Black On White Or White On Black

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Black on White or White on Black?? Throughout history there have been many poets that influenced many people. A few of these poets are Paul Lawrence Dunbar, Carl Sandburg, and Walt Whitman. Among these poets evolved an even better known poet that I feel is one of the best, Langston Hughes. Hughes was a poet of the Harlem Renaissance, in which he got his nickname, "The Poet Laureate of Harlem." Hughes at first did discover his talent for poetry early on in his life. He wanted to become a poet, but felt he would not be excepted because the other blacks in his hometown saw poets as being white and not black. Hughes father kept on persisting that he goes to a college and receive his degree in engineering. Hughes eventually dropped out of college and went on to write poetry. Langston Hughes wrote about the things that happened to African Americans and what they have always wanted to have that they were not able to, because of the racial discrimination.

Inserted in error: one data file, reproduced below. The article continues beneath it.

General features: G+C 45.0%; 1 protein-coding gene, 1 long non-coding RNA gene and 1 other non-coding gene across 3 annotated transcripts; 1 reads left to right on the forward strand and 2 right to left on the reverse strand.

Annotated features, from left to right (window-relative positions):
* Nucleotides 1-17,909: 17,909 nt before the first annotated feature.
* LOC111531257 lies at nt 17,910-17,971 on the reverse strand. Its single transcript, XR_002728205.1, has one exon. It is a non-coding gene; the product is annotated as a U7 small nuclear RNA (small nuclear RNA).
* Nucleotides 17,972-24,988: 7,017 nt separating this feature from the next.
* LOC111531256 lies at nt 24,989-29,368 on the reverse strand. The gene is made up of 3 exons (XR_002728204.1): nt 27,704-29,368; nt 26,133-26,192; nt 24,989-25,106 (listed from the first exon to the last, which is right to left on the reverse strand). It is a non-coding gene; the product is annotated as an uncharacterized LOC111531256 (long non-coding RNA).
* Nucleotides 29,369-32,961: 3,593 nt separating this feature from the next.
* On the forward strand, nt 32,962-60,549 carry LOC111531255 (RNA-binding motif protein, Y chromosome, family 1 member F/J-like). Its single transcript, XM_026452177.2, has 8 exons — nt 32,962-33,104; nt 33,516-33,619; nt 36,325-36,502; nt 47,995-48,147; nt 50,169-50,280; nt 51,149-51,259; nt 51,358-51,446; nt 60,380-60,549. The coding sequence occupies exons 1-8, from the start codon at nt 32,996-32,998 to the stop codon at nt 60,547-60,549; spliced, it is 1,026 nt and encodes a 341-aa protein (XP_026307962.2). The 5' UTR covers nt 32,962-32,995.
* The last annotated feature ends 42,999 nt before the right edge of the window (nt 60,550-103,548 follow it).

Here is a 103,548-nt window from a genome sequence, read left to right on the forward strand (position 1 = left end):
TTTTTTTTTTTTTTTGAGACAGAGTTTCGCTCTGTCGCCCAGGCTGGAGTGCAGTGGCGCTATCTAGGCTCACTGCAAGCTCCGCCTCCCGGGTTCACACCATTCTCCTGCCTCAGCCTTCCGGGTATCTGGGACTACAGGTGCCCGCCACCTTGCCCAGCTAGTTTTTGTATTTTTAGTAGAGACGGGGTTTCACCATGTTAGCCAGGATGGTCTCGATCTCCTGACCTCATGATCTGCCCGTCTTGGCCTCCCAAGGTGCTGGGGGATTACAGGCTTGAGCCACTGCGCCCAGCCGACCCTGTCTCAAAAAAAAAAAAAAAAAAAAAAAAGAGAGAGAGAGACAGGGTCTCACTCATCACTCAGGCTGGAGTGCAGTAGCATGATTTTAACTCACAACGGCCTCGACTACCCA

Hughes then moved on to write a great deal of work not only in poetry but in other genres: autobiography, fiction, plays, children's books, newspaper pieces, histories, and anthologies. Hughes explains many different aspects in people's lives; Homosexuality, Communism, racial fads, and fashions. The poems that I chose to analyze about are "I, too, sing America", "I Dream a World", and "Cross." These poems are all connected in similar ways yet different in their meanings.

I, TOO "I, too, sing America.

I am the darker brother.

They send me to eat in the kitchen When company comes, But I laugh, And eat well, And grow strong.

Tomorrow, I'll be at the table When company comes.

Nobody'll dare Say to me, "Eat in the kitchen," Then.

Besides, They'll see...